Polls have generally shown a decrease in the importance of religion in America. And with regard to evangelicalism in particular, The Pew Forum Religious Landscape Survey from 2008 “confirms that the United States is on the verge of becoming a minority Protestant country; the number of Americans who report that they are members of Protestant denominations now stands at barely 51%.” The Pew Forum also noted that in “the last five years alone, the unaffiliated have increased from just over 15% to just under 20% of all U.S. adults.” So the bigots we upbraid simply aren't having the influence they'd like to have — and that we're scared they might have.
Furthermore, the religiously unaffiliated already say that “religious organizations are too concerned with money and power, too focused on rules and too involved in politics.” And things are even worse for Christians like Driscoll when it comes to the Millennial Generation, who see traditional evangelicalism as being too judgmental. To them, Christianity “feels stifling, fear-based and risk-averse.” And they see that “churches are afraid of the beliefs of other faiths” as well as unfriendly to those who doubt the faith. The important thing to note here is that their opinion of modern Christianity isn’t based on the vitriol of atheist bloggers or the disparaging posts of their Facebook friends. It’s based on their own experience of Christian culture. This has led millennials to simply view evangelical Christianity as "too political, too exclusive, old-fashioned, unconcerned with social justice and hostile to lesbian, gay, bisexual and transgender people.”And this is why I think the APC can be successful. The work is already largely done for us. Religion literally speaks for itself, even in the mainstream media — and, increasingly, it's not what people want to hear.
While many millennials are de facto atheists or agnostics — or at least politically secular and socially tolerant — atheism still doesn't enjoy a very good reputation in America. In a 2011 survey, for example, atheists were distrusted as much as rapists; and even this year atheists and Muslims are in a statistical tie for most disliked. This is the main impetus for the APC. I think that we outspoken atheists, the ones who actively contribute to the culture wars by blogging, writing articles and engaging in public debates, have to ask ourselves: Are we sincere when we say we have a positive worldview? I mean, it's not enough to just have positive beliefs — that is, beliefs in something, as opposed to not believing in God — what is needed is an emphasis on positivity itself.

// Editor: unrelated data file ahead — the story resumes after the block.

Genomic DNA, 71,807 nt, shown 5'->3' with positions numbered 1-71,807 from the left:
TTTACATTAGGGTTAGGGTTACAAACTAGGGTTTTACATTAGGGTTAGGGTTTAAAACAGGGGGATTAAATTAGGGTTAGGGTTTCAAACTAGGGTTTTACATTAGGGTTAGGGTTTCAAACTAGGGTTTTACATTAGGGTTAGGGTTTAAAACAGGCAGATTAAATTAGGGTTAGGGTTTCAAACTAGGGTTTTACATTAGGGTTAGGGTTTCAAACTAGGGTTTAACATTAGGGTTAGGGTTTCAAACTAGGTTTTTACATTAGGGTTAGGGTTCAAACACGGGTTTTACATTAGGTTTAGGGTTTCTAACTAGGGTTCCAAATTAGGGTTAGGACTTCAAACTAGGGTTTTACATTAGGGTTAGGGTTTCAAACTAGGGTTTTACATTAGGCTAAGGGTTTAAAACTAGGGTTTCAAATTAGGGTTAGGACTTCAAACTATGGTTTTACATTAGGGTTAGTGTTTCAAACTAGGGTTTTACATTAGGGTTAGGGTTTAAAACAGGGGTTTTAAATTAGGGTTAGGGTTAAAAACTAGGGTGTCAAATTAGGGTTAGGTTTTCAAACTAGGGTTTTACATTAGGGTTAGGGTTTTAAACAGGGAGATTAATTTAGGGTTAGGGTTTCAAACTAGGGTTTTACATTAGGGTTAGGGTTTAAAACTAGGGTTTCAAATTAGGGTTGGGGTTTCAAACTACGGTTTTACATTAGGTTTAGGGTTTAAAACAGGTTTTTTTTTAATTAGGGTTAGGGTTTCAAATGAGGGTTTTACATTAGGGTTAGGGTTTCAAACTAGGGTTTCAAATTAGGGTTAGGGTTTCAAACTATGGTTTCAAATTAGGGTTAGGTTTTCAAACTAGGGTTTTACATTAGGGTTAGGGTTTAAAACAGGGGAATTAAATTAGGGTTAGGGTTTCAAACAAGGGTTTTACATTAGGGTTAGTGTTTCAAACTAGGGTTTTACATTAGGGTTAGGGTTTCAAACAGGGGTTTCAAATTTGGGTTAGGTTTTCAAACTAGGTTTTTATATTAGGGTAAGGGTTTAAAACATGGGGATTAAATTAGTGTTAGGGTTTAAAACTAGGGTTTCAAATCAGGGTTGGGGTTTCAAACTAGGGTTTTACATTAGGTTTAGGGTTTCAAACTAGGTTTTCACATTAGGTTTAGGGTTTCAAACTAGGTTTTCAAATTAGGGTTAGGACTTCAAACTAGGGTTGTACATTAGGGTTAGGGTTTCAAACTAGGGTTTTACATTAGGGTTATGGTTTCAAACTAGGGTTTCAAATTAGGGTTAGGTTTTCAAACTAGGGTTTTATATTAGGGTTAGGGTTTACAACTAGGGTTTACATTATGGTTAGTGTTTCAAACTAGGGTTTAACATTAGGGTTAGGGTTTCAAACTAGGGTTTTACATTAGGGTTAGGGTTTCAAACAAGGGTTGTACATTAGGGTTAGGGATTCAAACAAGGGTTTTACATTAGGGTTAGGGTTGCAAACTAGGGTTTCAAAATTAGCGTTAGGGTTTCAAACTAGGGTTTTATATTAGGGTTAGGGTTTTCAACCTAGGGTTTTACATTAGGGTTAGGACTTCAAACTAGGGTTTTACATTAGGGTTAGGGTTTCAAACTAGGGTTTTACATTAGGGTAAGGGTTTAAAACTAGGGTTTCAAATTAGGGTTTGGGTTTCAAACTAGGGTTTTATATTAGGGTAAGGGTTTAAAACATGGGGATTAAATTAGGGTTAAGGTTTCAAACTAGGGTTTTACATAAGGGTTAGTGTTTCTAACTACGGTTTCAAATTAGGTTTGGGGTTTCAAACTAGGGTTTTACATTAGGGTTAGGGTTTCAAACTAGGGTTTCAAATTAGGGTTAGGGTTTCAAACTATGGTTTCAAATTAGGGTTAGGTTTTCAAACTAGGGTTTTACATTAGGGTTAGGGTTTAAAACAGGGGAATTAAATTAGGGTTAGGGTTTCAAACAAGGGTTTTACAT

I said before that atheism, like Christianity, is also a heterogenous movement. When a sub-movement that calls itself Atheism Plus (A+) came on the scene, many thought that it would be a good place to start in the rehabilitation of the atheist image. But for this branch of the atheism community, it means atheism plus social justice — a noble and needful cause, no doubt — so it's a little misleading. A+ believes that it can “incite curiosity among the actively and passively religious, perhaps ultimately driving more people away from religion and toward the methods of secular humanism." But A+ still just tells us what its proponents believe in, not how they conduct themselves in the culture wars. Merely stating that I'm an atheist who believes in the value of feminism, for example, doesn't guarantee that I will be viewed with favor by Christians — or that they will be motivated to change their own beliefs about the value of feminism. And what many of us want is to change their beliefs — that's why we blog, tweet, and share other atheists' articles on Facebook.